In the course of his Second Reading reply the Minister stated that councils may now take it that the amount of money which has been indicated to them as the allocations for the year are only instalments. What I am concerned about is the application of that to section 3 because councils will have to employ additional staff to cope with arrears of work which they have not been able to perform during the past three years. We all know of the communications, the replies, that were sent to the promoters of schemes. We all know that work was suspended for a two-year period, that applications would not be received. Consequently, there was a fall-off, even on new applications. However, the work was not undertaken in respect of those lodged, those that were accepted. That backlog has to be met. In our county, 80 of those lodged are in arrears. Each would average £250. That would be ignoring any additional applications for the current year. This 10 per cent would leave £1,750 for the payment of staff. The Minister is better equipped than anybody in this House —even before he entered politics—to assess how far £1,750 would go in payment of an engineer's salary to cover the county council work and in payment of clerical staff to cope with this new work.

If the Minister wants the co-operation of the county councils, that co-operation will be forthcoming. I want to know, before we have our next council meeting, if we are in a position to say to our manager: "You may take it that the moneys are merely for the purpose of getting the scheme going and that we can proceed with the employment of the staff to carry out the backlog of the work which is 80 schemes in arrears." It is necessary to get down to that backlog first.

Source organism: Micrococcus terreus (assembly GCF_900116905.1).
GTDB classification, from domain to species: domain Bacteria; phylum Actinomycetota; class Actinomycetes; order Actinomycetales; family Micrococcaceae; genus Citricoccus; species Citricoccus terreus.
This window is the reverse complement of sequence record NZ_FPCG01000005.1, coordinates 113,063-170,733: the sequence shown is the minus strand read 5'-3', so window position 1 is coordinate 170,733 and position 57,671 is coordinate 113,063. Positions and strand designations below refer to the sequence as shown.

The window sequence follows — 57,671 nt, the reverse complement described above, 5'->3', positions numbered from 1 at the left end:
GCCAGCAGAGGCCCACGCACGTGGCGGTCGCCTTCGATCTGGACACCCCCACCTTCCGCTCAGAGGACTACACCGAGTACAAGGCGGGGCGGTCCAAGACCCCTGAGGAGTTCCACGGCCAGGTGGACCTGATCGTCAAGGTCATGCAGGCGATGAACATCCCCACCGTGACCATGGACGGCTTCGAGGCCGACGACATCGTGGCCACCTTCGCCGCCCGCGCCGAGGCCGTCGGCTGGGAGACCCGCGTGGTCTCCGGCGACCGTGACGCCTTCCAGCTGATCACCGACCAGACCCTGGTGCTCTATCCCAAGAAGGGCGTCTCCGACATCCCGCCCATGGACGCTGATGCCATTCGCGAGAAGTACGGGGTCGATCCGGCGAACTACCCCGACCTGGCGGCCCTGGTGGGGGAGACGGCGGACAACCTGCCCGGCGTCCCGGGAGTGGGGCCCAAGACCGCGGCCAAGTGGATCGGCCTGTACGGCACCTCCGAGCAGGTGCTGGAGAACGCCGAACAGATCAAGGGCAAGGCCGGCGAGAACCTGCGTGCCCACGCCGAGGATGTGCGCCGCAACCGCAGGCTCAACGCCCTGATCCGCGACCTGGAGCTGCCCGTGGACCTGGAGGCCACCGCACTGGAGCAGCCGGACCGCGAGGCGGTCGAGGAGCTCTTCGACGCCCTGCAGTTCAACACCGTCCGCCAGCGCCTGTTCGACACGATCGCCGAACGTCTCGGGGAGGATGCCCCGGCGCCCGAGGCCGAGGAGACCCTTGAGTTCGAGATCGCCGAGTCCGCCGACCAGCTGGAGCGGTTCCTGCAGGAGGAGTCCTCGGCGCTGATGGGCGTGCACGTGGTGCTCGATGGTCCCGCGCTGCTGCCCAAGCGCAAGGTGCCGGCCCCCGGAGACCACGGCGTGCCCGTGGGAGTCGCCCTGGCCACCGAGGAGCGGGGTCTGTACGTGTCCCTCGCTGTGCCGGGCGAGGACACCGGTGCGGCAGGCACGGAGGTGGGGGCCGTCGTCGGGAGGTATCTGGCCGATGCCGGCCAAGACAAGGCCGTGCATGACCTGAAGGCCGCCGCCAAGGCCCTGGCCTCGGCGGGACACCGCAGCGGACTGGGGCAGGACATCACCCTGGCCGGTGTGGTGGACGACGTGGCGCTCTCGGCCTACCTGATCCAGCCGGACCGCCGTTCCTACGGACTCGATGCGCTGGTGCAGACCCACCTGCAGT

As I said, as soon as the Estimates are published, the total amount that will be available will be known. The provisional sums notified are based on a total allocation of £350,000. Each council will be notified as early as possible of the actual grant which will be available to them for 1968/69. I think they cannot really decide until then how they will organise themselves to utilise this money and whether they will require to employ additional staff for that purpose. I shall let them know as soon as I possibly can.

I would impress on the Minister the necessity of supplying that information to every county council with the utmost despatch. The scheme will start from 1st April, 1968, which is now almost upon us. The people vitally interested will expect to go into action immediately 1st April arrives to clear off the backlog and to commence work on fresh applications. It is of the utmost importance that the county councils be advised as soon as possible so that they may recruit the staff to implement the scheme.

Surely the purpose of this measure is to get away from the system under which special staff are employed to do too little work——

That is right.

The point of this is that the existing staff, by getting an extra amount—a percentage for the work they do—will be asked to carry out the work without the necessity for all the extra travelling expenses.

I am hoping that will be possible in most cases. I think councils generally should approach it in that way and should try to keep administration expenses as low as possible.

I agree completely. Senator Flanagan feels engineering staffs have not been fully employed in their occupations.

I always found people willing to earn more money if they got the opportunity—even among the engineers.

No doubt the Senator is familiar with the area of County Cork?

I am familiar with County Mayo, which is the third largest.

I speak for the largest.

It is not the largest in the world.

There is more work of this type in Mayo although it may not be as big in area as Cork.

There is still a formidable amount of work being done in Cork. We should be thankful if we could get as much done this year as the Rural Improvements Schemes Office did in the years gone by.

Question put and agreed to.
Sections 5, 6 agreed to.
Title agreed to.
Bill reported without amendment.
Agreed to take remaining Stages today.
Bill received for final consideration and passed.
The Seanad adjourned at 7.40 p.m.sine die.